All Blacks to strike to force schedule change?
May 13, 2013
Could the likes of All Blacks playmaker Dan Carter go on strike to force through a global season? © Getty Images
All Blacks coach Steve Hansen has urged his players to force the hand of administrators and demand a global season while New Zealand Rugby Players' Association boss Rob Nichol has suggested that strike action is a possibility.
Hansen is wary of the increasing demands on his players and believes radical change to the schedule is the only way to safeguard the future of New Zealand rugby. He believes players should press for an integrated season that it is hopes would feature less games and offer longer rest periods.
But any moves towards a global season would require significant change and no doubt meet stern opposition with the Six Nations currently occupying its traditional and highly successful February/March slot while the Rugby Championship is played between August to October.
The international calendar also incorporates to inter-hemisphere Test windows in June and November that fall in the middle of the Super Rugby and European club seasons respectively.
"Player power on the international stage [is the best way to instigate change]," Hansen told the Herald on Sunday. "When we look back to the last big change in rugby - when the game went professional - it was the players who drove it. It was the result of them getting together and applying pressure.
"At the moment - when it comes to the global season - too many decisions are made around tradition rather than what is right for the athletes."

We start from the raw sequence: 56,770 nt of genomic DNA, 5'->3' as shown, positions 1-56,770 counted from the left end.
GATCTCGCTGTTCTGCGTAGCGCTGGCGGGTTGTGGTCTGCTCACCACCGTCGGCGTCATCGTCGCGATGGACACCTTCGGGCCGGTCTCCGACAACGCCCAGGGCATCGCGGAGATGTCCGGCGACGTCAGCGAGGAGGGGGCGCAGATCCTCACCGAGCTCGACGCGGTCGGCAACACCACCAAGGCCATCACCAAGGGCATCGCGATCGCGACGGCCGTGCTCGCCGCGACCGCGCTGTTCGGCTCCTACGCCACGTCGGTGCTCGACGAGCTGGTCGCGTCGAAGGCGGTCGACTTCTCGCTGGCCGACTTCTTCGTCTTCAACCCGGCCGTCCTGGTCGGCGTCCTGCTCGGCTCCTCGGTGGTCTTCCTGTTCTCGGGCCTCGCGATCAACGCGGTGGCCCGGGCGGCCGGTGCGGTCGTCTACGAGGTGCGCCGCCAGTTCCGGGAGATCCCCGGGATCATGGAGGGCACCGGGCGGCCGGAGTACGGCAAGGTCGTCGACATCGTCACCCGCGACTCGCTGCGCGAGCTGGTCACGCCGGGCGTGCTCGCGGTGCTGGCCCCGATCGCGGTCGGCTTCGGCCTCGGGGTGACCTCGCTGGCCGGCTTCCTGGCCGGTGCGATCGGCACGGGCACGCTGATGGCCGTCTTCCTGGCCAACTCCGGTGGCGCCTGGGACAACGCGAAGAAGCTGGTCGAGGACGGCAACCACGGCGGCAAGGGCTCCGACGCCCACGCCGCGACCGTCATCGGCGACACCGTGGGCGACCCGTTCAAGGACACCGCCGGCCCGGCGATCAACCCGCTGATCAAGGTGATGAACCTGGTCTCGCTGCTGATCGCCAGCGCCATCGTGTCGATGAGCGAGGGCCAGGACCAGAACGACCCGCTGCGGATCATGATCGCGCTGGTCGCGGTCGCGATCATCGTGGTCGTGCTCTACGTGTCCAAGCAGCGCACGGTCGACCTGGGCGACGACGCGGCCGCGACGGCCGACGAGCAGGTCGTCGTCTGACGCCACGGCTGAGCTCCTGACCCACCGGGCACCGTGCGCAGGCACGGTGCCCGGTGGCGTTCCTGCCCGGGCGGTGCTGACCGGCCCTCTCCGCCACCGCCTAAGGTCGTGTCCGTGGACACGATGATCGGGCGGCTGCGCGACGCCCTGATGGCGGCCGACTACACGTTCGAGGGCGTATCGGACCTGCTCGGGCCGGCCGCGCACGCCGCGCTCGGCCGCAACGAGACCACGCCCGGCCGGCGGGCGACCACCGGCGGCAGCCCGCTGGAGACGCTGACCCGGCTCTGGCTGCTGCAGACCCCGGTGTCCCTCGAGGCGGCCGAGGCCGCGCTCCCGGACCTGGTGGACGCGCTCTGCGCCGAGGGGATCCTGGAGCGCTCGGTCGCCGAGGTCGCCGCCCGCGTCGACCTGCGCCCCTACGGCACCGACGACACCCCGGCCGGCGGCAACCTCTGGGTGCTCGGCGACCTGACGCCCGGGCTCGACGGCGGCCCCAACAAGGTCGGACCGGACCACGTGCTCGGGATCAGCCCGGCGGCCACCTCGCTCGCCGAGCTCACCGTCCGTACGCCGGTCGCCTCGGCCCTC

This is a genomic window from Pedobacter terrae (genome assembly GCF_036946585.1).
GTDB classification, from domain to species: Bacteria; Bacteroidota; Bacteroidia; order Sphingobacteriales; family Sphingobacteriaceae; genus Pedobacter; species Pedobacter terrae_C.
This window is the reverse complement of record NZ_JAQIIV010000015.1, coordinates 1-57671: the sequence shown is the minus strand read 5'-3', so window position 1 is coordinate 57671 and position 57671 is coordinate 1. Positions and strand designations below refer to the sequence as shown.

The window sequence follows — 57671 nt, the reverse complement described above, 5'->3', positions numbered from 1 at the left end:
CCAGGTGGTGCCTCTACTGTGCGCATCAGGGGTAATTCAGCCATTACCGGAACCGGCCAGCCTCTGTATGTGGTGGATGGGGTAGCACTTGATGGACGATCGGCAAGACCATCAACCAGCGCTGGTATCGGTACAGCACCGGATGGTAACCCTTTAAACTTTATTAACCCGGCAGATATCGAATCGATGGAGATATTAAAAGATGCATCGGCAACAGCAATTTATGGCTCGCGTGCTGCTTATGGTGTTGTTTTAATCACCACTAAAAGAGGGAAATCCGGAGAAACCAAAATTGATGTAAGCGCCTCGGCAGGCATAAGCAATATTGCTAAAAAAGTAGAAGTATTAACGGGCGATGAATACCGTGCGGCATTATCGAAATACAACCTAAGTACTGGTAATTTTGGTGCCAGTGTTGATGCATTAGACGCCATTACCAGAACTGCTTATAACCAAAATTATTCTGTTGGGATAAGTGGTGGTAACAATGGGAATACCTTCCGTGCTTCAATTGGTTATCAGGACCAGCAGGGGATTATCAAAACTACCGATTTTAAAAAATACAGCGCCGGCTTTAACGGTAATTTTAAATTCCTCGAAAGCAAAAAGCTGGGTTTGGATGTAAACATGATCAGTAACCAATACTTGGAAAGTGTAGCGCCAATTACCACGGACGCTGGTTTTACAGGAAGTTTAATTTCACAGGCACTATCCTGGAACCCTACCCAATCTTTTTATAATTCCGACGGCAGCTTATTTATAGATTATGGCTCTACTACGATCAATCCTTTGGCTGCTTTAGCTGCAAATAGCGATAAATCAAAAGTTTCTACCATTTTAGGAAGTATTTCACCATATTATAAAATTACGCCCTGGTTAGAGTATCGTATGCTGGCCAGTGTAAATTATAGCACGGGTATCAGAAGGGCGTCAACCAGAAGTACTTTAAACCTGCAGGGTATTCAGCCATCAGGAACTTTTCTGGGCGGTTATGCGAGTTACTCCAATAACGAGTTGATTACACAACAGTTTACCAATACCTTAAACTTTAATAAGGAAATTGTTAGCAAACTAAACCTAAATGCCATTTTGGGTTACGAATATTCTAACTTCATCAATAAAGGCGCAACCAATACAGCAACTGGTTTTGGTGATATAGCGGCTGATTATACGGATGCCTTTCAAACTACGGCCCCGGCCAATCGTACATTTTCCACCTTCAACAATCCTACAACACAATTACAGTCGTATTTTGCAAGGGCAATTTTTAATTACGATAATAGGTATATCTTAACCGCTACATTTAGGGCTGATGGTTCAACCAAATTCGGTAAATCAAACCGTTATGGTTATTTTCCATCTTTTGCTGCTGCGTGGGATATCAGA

The International Rugby Players' Association, the umbrella body representing the interests of professionals in Argentina, Australia, England, France, Ireland, New Zealand, South Africa and Wales, will meet during the British & Irish Lions' tour next month where the matter will be discussed with the issue set to be raised with the International Rugby Board in July.
New Zealand players reportedly want their season to start later than its current February kick-off and are targeting a 16-week off-season instead of the current eight-week break. Nichol is confident a solution would be found before any strike action was necessary but has not ruled it out.
"We won't allow the game's administrators to follow amateur traditions that are no longer applicable," said Nichol. "That's not only competition structure but also commercial. We have to address it."
He added: "We don't think it's good having the June tests in the middle of the Super Rugby competition, that's not ideal."
© ESPN Sports Media Ltd.
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